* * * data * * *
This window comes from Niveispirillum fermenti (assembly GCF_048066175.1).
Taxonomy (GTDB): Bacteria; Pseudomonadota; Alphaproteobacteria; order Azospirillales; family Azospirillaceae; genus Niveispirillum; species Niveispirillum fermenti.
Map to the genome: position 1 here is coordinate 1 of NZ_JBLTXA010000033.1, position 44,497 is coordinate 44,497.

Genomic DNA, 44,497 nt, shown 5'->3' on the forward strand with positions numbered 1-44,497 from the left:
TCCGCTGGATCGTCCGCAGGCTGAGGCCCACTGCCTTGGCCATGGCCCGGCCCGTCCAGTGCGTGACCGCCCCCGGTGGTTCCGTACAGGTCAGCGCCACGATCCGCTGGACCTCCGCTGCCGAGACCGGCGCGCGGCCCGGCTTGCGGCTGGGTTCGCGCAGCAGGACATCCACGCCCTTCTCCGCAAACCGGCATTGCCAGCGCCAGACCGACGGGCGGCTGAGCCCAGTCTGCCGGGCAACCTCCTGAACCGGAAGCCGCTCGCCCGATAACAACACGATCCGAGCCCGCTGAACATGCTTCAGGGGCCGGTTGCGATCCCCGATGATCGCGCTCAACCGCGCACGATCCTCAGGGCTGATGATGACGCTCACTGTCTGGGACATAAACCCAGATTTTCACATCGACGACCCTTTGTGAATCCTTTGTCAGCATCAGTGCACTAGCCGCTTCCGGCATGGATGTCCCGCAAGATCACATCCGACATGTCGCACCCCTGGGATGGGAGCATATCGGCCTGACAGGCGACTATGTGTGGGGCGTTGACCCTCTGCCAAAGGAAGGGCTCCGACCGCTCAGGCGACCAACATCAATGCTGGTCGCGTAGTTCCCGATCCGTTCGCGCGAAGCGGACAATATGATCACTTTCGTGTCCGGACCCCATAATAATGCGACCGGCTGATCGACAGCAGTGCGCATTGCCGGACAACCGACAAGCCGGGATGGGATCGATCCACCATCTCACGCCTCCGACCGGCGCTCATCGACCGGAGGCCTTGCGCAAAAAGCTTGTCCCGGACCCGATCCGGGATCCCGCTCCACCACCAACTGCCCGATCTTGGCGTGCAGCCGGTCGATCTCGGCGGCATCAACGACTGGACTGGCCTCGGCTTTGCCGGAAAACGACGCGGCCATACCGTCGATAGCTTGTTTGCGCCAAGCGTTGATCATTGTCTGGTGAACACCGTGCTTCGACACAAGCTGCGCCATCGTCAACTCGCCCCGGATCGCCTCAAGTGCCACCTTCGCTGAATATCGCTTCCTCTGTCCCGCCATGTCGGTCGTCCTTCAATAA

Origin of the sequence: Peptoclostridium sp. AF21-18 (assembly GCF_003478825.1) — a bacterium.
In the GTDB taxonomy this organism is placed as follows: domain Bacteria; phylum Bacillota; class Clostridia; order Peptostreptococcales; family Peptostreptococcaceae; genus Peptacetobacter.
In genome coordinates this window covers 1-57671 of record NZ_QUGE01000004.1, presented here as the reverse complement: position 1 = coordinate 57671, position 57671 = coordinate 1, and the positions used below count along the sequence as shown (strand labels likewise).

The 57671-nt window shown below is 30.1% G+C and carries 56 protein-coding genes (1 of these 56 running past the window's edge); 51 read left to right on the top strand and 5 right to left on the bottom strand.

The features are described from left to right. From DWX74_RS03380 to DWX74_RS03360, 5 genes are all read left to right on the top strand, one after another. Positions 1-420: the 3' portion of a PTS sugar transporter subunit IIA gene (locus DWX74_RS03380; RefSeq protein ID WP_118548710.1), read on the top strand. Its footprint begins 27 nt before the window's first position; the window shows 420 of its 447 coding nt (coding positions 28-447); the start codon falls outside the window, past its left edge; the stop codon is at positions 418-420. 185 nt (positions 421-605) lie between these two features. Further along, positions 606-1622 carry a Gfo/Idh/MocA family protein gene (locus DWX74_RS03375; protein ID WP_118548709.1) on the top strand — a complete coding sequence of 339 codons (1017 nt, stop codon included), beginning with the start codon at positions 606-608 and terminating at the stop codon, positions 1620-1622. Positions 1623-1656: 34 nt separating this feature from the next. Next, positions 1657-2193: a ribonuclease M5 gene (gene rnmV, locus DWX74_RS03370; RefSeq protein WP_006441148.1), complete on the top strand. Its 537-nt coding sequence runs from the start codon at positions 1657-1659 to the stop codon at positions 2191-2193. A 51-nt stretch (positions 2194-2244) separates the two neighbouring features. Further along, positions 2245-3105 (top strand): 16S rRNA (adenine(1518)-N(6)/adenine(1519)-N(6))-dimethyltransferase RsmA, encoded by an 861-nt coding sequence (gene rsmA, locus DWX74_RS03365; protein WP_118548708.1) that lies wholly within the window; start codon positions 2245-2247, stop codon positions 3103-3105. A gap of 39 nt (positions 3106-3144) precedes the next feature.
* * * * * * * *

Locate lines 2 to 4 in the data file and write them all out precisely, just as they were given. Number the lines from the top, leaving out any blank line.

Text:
Taxonomy (GTDB): Bacteria; Pseudomonadota; Alphaproteobacteria; order Azospirillales; family Azospirillaceae; genus Niveispirillum; species Niveispirillum fermenti.
Map to the genome: position 1 here is coordinate 1 of NZ_JBLTXA010000033.1, position 44,497 is coordinate 44,497.

Genomic DNA, 44,497 nt, shown 5'->3' on the forward strand with positions numbered 1-44,497 from the left: